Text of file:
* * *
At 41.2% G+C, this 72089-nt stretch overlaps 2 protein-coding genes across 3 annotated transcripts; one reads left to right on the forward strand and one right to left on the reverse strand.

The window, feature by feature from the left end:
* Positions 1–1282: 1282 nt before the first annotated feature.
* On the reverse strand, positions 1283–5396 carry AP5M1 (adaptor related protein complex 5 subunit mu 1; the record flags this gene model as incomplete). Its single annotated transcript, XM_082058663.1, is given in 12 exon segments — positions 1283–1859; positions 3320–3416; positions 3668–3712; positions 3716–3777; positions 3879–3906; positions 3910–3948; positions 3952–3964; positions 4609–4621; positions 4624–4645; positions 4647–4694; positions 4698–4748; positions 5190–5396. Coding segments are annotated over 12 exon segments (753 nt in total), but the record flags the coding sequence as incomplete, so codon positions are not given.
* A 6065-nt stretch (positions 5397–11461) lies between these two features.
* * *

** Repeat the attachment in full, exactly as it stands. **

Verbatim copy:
At 41.2% G+C, this 72089-nt stretch overlaps 2 protein-coding genes across 3 annotated transcripts; one reads left to right on the forward strand and one right to left on the reverse strand.

The window, feature by feature from the left end:
* Positions 1–1282: 1282 nt before the first annotated feature.
* On the reverse strand, positions 1283–5396 carry AP5M1 (adaptor related protein complex 5 subunit mu 1; the record flags this gene model as incomplete). Its single annotated transcript, XM_082058663.1, is given in 12 exon segments — positions 1283–1859; positions 3320–3416; positions 3668–3712; positions 3716–3777; positions 3879–3906; positions 3910–3948; positions 3952–3964; positions 4609–4621; positions 4624–4645; positions 4647–4694; positions 4698–4748; positions 5190–5396. Coding segments are annotated over 12 exon segments (753 nt in total), but the record flags the coding sequence as incomplete, so codon positions are not given.
* A 6065-nt stretch (positions 5397–11461) lies between these two features.